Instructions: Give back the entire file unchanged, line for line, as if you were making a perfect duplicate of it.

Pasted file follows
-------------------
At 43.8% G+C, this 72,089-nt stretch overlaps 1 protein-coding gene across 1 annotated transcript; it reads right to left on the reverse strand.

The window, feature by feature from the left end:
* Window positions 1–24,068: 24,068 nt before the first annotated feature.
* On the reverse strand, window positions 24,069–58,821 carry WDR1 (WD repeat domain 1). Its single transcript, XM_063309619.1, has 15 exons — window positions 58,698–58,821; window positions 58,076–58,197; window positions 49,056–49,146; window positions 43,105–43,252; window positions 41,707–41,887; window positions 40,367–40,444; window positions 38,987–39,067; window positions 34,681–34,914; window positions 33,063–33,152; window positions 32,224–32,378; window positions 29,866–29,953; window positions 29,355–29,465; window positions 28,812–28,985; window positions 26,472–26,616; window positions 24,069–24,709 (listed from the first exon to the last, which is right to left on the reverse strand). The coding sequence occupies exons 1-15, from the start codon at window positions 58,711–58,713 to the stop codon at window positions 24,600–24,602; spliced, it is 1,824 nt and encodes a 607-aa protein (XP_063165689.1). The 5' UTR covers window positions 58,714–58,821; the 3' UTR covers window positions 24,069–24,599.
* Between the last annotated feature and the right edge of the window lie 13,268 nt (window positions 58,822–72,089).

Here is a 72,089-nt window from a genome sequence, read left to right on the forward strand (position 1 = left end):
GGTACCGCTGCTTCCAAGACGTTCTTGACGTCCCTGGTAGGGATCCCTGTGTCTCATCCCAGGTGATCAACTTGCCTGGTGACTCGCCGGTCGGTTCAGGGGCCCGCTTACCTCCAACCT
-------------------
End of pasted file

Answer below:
At 43.8% G+C, this 72,089-nt stretch overlaps 1 protein-coding gene across 1 annotated transcript; it reads right to left on the reverse strand.

The window, feature by feature from the left end:
* Window positions 1–24,068: 24,068 nt before the first annotated feature.
* On the reverse strand, window positions 24,069–58,821 carry WDR1 (WD repeat domain 1). Its single transcript, XM_063309619.1, has 15 exons — window positions 58,698–58,821; window positions 58,076–58,197; window positions 49,056–49,146; window positions 43,105–43,252; window positions 41,707–41,887; window positions 40,367–40,444; window positions 38,987–39,067; window positions 34,681–34,914; window positions 33,063–33,152; window positions 32,224–32,378; window positions 29,866–29,953; window positions 29,355–29,465; window positions 28,812–28,985; window positions 26,472–26,616; window positions 24,069–24,709 (listed from the first exon to the last, which is right to left on the reverse strand). The coding sequence occupies exons 1-15, from the start codon at window positions 58,711–58,713 to the stop codon at window positions 24,600–24,602; spliced, it is 1,824 nt and encodes a 607-aa protein (XP_063165689.1). The 5' UTR covers window positions 58,714–58,821; the 3' UTR covers window positions 24,069–24,599.
* Between the last annotated feature and the right edge of the window lie 13,268 nt (window positions 58,822–72,089).

Here is a 72,089-nt window from a genome sequence, read left to right on the forward strand (position 1 = left end):
GGTACCGCTGCTTCCAAGACGTTCTTGACGTCCCTGGTAGGGATCCCTGTGTCTCATCCCAGGTGATCAACTTGCCTGGTGACTCGCCGGTCGGTTCAGGGGCCCGCTTACCTCCAACCT